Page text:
Does Constipation Cause Back Pain?

If you're wondering if constipation can cause back pain, look no further. Constipation is a common ailment that occurs when bowel movements are infrequent and difficult (via theĀ Cleveland Clinic). This is often a result of your stool being too hard and dry to push out of your body. While constipation is more prevalent among women and older people, anyone can experience constipation at any time. In fact, constipation affects more than 2.5 million people in the U.S. every year.

In some cases, however, constipation can also lead to back pain. "Constipation may cause lower back pain because stool buildup can cause pressure on the colon or rectum, which can refer pain to the lower back," Dr. Yili Huang, the director of the Pain Management Center at Northwell Health's Phelps Hospital in Sleepy Hollow, New York, told The Healthy. Fortunately, the pain should subside once you make a bowel movement.

While constipation with back pain is often a result of dehydration or a low-fiber diet, it might be a symptom of a more serious condition if the pain and constipation remain chronic and persistent. If your symptoms don't resolve on their own after making a bowel movement, you should contact your doctor. You might have a bowel obstruction, colon or rectal cancer, or pelvic floor dysfunction.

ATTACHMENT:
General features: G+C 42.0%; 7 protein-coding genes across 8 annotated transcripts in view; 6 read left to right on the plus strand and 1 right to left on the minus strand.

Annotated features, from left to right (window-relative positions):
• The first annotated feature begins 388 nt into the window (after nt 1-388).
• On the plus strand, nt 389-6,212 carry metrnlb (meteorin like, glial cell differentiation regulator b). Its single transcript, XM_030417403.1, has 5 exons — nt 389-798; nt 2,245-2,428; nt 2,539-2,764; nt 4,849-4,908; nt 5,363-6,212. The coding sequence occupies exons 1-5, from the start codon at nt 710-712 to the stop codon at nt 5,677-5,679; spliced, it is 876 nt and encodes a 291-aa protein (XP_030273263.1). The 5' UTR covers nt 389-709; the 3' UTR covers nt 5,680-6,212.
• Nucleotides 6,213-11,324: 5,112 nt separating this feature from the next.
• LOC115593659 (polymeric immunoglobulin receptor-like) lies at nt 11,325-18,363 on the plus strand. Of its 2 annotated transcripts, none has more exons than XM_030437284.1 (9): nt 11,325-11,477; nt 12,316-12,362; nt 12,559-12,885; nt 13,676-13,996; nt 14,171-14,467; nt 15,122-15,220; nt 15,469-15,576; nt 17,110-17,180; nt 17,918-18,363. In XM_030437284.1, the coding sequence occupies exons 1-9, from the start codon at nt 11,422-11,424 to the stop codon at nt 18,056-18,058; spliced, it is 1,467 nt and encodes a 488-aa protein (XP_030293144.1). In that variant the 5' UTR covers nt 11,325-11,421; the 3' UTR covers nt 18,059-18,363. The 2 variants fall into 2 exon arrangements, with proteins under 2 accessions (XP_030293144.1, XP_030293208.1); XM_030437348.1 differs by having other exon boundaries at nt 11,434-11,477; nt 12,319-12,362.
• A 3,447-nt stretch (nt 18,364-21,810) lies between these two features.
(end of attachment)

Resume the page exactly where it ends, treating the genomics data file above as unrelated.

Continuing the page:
How to treat constipation with back pain

In less serious cases of constipation and related back pain, however, there are plenty of at-home treatments and lifestyle changes you can make to help alleviate your situation. For instance, it might help to add more fiber to your daily diet (via Healthline). Eating fiber can help bulk up stool, making it easier to pass. The same goes with water. Drinking plenty of water fluids can make your stool less hard and dry, making bowel movement easier.

It's also a good idea to engage in regular exercise. That's because it can help stretch your muscles and encourage activity in your intestines. This activity can be increased by walking, jogging, running, or doing any other type of cardio workout. In addition, keeping a schedule and going to the bathroom at the same time every day may also help promote regular bowel movements. To help relieve your lower back pain in the short term, you can try using heating pads or taking over-the-counter pain relievers. However, some pain medications, like ibuprofen, may actually contribute to your constipation (via the Cleveland Clinic). If this occurs, you should talk to your doctor. They'll be able to prescribe you a different medication that won't end up making your symptoms worse (via The Healthy).